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U.S. Highway 190

U.S. 190 travels the width of southern Louisiana between Merryville and Slidell. The eastern half of the highway parallels Interstate 12 closely through the Baton Rouge metropolitan area, Denham Springs, Hammond, Covington, Mandeville, and Slidell. West of Baton Rouge, U.S. 190 travels a four-lane divided highway west to Opelousas.

U.S. 190 follows a freeway linking the end of Lake Pontchartrain Causeway to Interstate 12 between Mandeville and Covington. This scene looks at the freeway below I-12. Photo taken November 20, 2008.

U.S. 190 Highway Guides

Mississippi River Bridge

U.S. 190 crosses high above the Mississippi River over the Mississippi River Bridge between Port Allen and the capital city of Baton Rouge. The combination bridge carries four narrow travel lanes and a single track of railroad. The bridge is similar in design to the U.S. 90 Huey P. Long Bridge over the Mississippi in Jefferson Parish.

Before the span's completion, a ferry system shuttled travelers between West and East Baton Rouge Parishes across the river. The first ferry lease was granted on April 4, 1820. The idea for a bridge crossing the Mississippi River saw origins as early as 1913 in the form of plans for a railroad span. By 1931 preliminary plans and cost estimates for a combination road and railroad bridge were submitted to the U.S. War Department for permit. From there funding issues arose, delaying serious planning and construction of the bridge until 1936. Rumors speculated that Huey P. Long personally picked the location of the bridge and the planned height as a way to stymie ocean going vessels from traveling further north then Baton Rouge, thus adding to the city's appeal as a port town. Details released regarding the placement of the span on the day of dedication however indicate that the bridge location was chosen over the deepest waters of the Mississippi River four miles north of the city. The depth of the water here was sufficient enough to allow vessels traveling to and from the Standard Oil and Solvay Process docks. Waters further north toward Saint Francisville were laden with shoals that would not permit larger ocean going ships from navigating the river. Additionally it was stated that the lower vertical clearance resulted in a savings of $2.5 to 3 million based due to the need for shorter approaches. The bridge work order was placed on June 28, 1937. When finished, the cantilever-style bridge totaled 12,211 feet in length at a cost of $8,360,718.89. Three of the four piers extend to 180 feet in depth for an overall length of 415 feet.1

As for the bridge color, the orange color scheme of the span stems from the bauxite produced at the Kaiser Aluminum plant, located directly under the east approach. By the mid-1960s the remainder of the bridge was painted a similar color so that the bauxite would blend in with the entire bridge. The original railings of the combination bridge featured decorative cast-iron "fleur-de-lis". Over time these ornaments began to fall off and a more recent restoration saw the removal of the remaining pieces completely with a railing replacement. Nine workers lost their lives in construction of the bridge.1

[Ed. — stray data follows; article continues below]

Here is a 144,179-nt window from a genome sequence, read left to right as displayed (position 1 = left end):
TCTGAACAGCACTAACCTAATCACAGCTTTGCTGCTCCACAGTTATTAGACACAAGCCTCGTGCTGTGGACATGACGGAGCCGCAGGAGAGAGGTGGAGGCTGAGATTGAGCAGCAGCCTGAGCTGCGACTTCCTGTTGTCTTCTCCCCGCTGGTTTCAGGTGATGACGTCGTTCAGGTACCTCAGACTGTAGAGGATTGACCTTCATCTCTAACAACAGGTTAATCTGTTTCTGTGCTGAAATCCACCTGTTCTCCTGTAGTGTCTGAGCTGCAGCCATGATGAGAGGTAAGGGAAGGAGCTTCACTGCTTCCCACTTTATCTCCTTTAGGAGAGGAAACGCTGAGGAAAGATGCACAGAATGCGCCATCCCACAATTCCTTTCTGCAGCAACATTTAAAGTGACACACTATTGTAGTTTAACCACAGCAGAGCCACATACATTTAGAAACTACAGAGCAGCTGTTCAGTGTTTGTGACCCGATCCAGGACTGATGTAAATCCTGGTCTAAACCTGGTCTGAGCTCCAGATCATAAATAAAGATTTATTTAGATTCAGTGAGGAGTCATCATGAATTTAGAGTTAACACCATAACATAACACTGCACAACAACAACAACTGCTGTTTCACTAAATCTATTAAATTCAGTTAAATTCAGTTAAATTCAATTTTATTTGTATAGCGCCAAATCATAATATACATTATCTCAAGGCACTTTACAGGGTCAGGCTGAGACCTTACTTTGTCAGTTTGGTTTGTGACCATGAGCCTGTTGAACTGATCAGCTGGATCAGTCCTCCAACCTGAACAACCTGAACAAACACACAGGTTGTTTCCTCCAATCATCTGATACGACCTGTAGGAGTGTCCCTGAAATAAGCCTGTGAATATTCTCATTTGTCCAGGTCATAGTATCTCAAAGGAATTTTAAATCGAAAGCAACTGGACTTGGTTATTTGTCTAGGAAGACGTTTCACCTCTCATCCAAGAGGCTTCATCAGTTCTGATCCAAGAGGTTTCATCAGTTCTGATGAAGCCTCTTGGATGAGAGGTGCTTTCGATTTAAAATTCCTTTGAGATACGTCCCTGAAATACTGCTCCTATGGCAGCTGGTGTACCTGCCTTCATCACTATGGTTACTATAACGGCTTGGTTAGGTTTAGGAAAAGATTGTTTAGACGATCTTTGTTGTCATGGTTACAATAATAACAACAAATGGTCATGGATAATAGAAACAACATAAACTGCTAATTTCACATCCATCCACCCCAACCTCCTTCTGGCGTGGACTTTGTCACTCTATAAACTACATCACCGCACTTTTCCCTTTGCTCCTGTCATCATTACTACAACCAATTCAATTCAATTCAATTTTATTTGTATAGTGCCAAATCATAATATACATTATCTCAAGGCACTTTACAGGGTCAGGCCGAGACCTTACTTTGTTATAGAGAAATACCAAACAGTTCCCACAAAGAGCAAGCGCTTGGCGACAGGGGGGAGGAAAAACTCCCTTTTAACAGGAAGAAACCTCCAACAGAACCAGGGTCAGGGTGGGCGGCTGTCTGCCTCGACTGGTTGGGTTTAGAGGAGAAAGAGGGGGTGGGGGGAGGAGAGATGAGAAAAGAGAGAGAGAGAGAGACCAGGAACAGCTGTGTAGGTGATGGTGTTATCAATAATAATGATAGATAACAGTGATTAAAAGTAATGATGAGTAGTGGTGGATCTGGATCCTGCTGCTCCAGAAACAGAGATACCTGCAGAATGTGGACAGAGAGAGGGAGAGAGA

Atchafalaya River Bridge

The U.S. 190 Atchafalaya River steel truss bridges at Krotz Springs. Each bridge carries two lanes with full right-hand shoulders and narrow left-hand shoulders. The U.S. 190 spans are one of five Atchafalaya River crossings in southern Louisiana. The others are Louisiana 1 at Simmersport, Louisiana 10 at Mellville, Interstate 10 (The Atchafalaya Swamp Freeway), and a pair of spans at Morgan City (U.S. 90 and Louisiana 182). The U.S. 190 bridges opened in 1973 and have spans of 783 feet. Photos taken 10/13/03.

U.S. 190 Business Routes

There are three business loops for U.S. 190 in Louisiana. An "L" shaped alignment carries U.S. 190 Business southward from Airline Highway with U.S. 61 Business along a combination of Scenic Highway, Chippewa Street, 3rd Street and River Road to downtown Baton Rouge. Florida Street / Boulevard returns the business route east to U.S. 61 & 190 (Airline Highway) at a full-cloverleaf interchange.

The city of Covington is home to a 3.31-mile business loop following 21st Avenue and Boston Street through downtown while U.S. 190 follows bypasses the street grid to the north. The route shares a 1.3-mile overlap with Louisiana 21 from Tyler Street to the U.S. 190 connector at the east end.

The second U.S. 190 business route follows Fremaux Avenue east from U.S. 11 (Front Street) in downtown Slidell east to Interstate 10 and Shortcut Highway to U.S. 190 (Military Road) outside the city.

The first westbound shield of U.S. 190 Business east of Slidell. Shortcut Highway stems west from the U.S. 190 northward turn onto Mlitary Road to a 2008-opened diamond interchange with Interstate 10. Photo taken 10/24/09.
Six blocks south of the U.S. 11 (Front Street) intersection with U.S. 190 (Gause Boulevard) is the eastbound beginning of U.S. 190. This shield was posted for the four-mile business route along Fremaux Avenue east. Photo taken 11/06/99.

Sources:

  1. "The Old Bridge." The Advocate (Baton Rouge), January 18, 2004.
Photo Credits:
  • 1999-11-06 by AARoads.
  • 2003-10-13 by AARoads and Carter Buchanan.
  • 2009-10-24 by AARoads.

Connect with:
Interstate 10
U.S. Highway 11
U.S. Highway 51
U.S. Highway 61

Page Updated 09-26-2012.

 
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